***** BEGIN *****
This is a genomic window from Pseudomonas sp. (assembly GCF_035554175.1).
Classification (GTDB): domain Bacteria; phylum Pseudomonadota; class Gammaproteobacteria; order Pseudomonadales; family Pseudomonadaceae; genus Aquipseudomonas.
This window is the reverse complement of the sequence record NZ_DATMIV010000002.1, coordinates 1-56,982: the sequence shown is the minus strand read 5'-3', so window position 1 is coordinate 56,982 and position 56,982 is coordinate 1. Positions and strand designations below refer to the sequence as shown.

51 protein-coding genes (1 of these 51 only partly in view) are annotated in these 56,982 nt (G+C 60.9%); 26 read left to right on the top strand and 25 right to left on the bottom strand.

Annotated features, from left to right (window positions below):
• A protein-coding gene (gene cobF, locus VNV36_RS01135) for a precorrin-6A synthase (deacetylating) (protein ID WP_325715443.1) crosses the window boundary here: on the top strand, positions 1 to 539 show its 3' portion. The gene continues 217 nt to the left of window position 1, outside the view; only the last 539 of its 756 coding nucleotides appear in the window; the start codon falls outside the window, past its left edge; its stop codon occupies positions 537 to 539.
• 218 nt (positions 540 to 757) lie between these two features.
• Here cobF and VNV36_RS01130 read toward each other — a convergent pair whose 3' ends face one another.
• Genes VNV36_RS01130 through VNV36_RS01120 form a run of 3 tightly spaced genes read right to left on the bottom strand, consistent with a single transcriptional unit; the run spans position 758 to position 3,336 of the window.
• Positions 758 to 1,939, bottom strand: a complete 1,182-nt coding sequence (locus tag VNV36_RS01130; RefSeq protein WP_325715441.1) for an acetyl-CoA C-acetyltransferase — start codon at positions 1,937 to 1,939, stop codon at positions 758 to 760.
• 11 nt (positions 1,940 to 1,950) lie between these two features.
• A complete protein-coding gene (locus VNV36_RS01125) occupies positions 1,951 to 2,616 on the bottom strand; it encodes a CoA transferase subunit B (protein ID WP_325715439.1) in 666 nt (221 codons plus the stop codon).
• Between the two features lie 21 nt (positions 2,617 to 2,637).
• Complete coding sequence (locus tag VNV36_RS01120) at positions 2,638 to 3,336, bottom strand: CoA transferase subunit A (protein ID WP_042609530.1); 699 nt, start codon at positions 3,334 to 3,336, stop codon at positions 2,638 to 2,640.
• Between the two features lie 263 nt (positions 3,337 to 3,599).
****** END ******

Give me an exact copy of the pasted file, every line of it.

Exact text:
This is a genomic window from Pseudomonas sp. (assembly GCF_035554175.1).
Classification (GTDB): domain Bacteria; phylum Pseudomonadota; class Gammaproteobacteria; order Pseudomonadales; family Pseudomonadaceae; genus Aquipseudomonas.
This window is the reverse complement of the sequence record NZ_DATMIV010000002.1, coordinates 1-56,982: the sequence shown is the minus strand read 5'-3', so window position 1 is coordinate 56,982 and position 56,982 is coordinate 1. Positions and strand designations below refer to the sequence as shown.

51 protein-coding genes (1 of these 51 only partly in view) are annotated in these 56,982 nt (G+C 60.9%); 26 read left to right on the top strand and 25 right to left on the bottom strand.

Annotated features, from left to right (window positions below):
• A protein-coding gene (gene cobF, locus VNV36_RS01135) for a precorrin-6A synthase (deacetylating) (protein ID WP_325715443.1) crosses the window boundary here: on the top strand, positions 1 to 539 show its 3' portion. The gene continues 217 nt to the left of window position 1, outside the view; only the last 539 of its 756 coding nucleotides appear in the window; the start codon falls outside the window, past its left edge; its stop codon occupies positions 537 to 539.
• 218 nt (positions 540 to 757) lie between these two features.
• Here cobF and VNV36_RS01130 read toward each other — a convergent pair whose 3' ends face one another.
• Genes VNV36_RS01130 through VNV36_RS01120 form a run of 3 tightly spaced genes read right to left on the bottom strand, consistent with a single transcriptional unit; the run spans position 758 to position 3,336 of the window.
• Positions 758 to 1,939, bottom strand: a complete 1,182-nt coding sequence (locus tag VNV36_RS01130; RefSeq protein WP_325715441.1) for an acetyl-CoA C-acetyltransferase — start codon at positions 1,937 to 1,939, stop codon at positions 758 to 760.
• 11 nt (positions 1,940 to 1,950) lie between these two features.
• A complete protein-coding gene (locus VNV36_RS01125) occupies positions 1,951 to 2,616 on the bottom strand; it encodes a CoA transferase subunit B (protein ID WP_325715439.1) in 666 nt (221 codons plus the stop codon).
• Between the two features lie 21 nt (positions 2,617 to 2,637).
• Complete coding sequence (locus tag VNV36_RS01120) at positions 2,638 to 3,336, bottom strand: CoA transferase subunit A (protein ID WP_042609530.1); 699 nt, start codon at positions 3,334 to 3,336, stop codon at positions 2,638 to 2,640.
• Between the two features lie 263 nt (positions 3,337 to 3,599).